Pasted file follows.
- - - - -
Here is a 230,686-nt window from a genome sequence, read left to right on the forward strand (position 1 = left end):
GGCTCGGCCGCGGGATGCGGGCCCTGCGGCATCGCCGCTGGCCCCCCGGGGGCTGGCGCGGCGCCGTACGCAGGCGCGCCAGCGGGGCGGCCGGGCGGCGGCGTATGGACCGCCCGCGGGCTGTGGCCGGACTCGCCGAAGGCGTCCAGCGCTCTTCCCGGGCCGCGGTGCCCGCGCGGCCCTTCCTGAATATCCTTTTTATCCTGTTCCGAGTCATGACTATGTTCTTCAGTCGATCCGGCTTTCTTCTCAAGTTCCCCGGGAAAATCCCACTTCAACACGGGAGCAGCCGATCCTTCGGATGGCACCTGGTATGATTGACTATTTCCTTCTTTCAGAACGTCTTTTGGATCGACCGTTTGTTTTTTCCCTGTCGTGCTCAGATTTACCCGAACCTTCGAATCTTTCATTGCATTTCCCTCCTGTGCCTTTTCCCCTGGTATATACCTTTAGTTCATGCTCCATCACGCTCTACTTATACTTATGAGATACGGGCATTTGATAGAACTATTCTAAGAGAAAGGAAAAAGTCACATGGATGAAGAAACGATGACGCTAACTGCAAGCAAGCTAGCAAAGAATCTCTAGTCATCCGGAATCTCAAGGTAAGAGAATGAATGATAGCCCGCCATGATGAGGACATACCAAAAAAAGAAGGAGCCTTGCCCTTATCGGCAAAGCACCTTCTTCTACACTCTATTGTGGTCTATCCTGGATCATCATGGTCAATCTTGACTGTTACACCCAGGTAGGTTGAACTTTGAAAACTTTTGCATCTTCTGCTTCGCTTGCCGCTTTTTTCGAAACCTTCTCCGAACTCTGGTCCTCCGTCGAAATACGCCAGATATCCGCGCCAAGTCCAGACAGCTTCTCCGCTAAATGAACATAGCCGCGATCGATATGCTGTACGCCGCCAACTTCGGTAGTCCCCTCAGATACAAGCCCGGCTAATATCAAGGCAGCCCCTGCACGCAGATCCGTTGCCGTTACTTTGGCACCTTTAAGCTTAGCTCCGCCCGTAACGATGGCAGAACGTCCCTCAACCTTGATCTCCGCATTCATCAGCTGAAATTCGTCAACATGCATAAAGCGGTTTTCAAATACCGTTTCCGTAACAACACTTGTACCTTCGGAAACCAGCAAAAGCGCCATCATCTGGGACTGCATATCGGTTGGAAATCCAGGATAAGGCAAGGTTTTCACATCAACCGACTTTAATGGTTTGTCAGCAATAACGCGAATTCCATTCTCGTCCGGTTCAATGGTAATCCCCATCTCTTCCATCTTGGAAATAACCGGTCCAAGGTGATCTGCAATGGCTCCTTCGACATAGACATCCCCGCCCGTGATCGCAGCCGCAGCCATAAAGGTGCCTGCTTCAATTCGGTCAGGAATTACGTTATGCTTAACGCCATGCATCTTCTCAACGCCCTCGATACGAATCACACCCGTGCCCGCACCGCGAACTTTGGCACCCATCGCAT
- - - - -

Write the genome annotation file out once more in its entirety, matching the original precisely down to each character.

Here is a 230,686-nt window from a genome sequence, read left to right on the forward strand (position 1 = left end):
GGCTCGGCCGCGGGATGCGGGCCCTGCGGCATCGCCGCTGGCCCCCCGGGGGCTGGCGCGGCGCCGTACGCAGGCGCGCCAGCGGGGCGGCCGGGCGGCGGCGTATGGACCGCCCGCGGGCTGTGGCCGGACTCGCCGAAGGCGTCCAGCGCTCTTCCCGGGCCGCGGTGCCCGCGCGGCCCTTCCTGAATATCCTTTTTATCCTGTTCCGAGTCATGACTATGTTCTTCAGTCGATCCGGCTTTCTTCTCAAGTTCCCCGGGAAAATCCCACTTCAACACGGGAGCAGCCGATCCTTCGGATGGCACCTGGTATGATTGACTATTTCCTTCTTTCAGAACGTCTTTTGGATCGACCGTTTGTTTTTTCCCTGTCGTGCTCAGATTTACCCGAACCTTCGAATCTTTCATTGCATTTCCCTCCTGTGCCTTTTCCCCTGGTATATACCTTTAGTTCATGCTCCATCACGCTCTACTTATACTTATGAGATACGGGCATTTGATAGAACTATTCTAAGAGAAAGGAAAAAGTCACATGGATGAAGAAACGATGACGCTAACTGCAAGCAAGCTAGCAAAGAATCTCTAGTCATCCGGAATCTCAAGGTAAGAGAATGAATGATAGCCCGCCATGATGAGGACATACCAAAAAAAGAAGGAGCCTTGCCCTTATCGGCAAAGCACCTTCTTCTACACTCTATTGTGGTCTATCCTGGATCATCATGGTCAATCTTGACTGTTACACCCAGGTAGGTTGAACTTTGAAAACTTTTGCATCTTCTGCTTCGCTTGCCGCTTTTTTCGAAACCTTCTCCGAACTCTGGTCCTCCGTCGAAATACGCCAGATATCCGCGCCAAGTCCAGACAGCTTCTCCGCTAAATGAACATAGCCGCGATCGATATGCTGTACGCCGCCAACTTCGGTAGTCCCCTCAGATACAAGCCCGGCTAATATCAAGGCAGCCCCTGCACGCAGATCCGTTGCCGTTACTTTGGCACCTTTAAGCTTAGCTCCGCCCGTAACGATGGCAGAACGTCCCTCAACCTTGATCTCCGCATTCATCAGCTGAAATTCGTCAACATGCATAAAGCGGTTTTCAAATACCGTTTCCGTAACAACACTTGTACCTTCGGAAACCAGCAAAAGCGCCATCATCTGGGACTGCATATCGGTTGGAAATCCAGGATAAGGCAAGGTTTTCACATCAACCGACTTTAATGGTTTGTCAGCAATAACGCGAATTCCATTCTCGTCCGGTTCAATGGTAATCCCCATCTCTTCCATCTTGGAAATAACCGGTCCAAGGTGATCTGCAATGGCTCCTTCGACATAGACATCCCCGCCCGTGATCGCAGCCGCAGCCATAAAGGTGCCTGCTTCAATTCGGTCAGGAATTACGTTATGCTTAACGCCATGCATCTTCTCAACGCCCTCGATACGAATCACACCCGTGCCCGCACCGCGAACTTTGGCACCCATCGCAT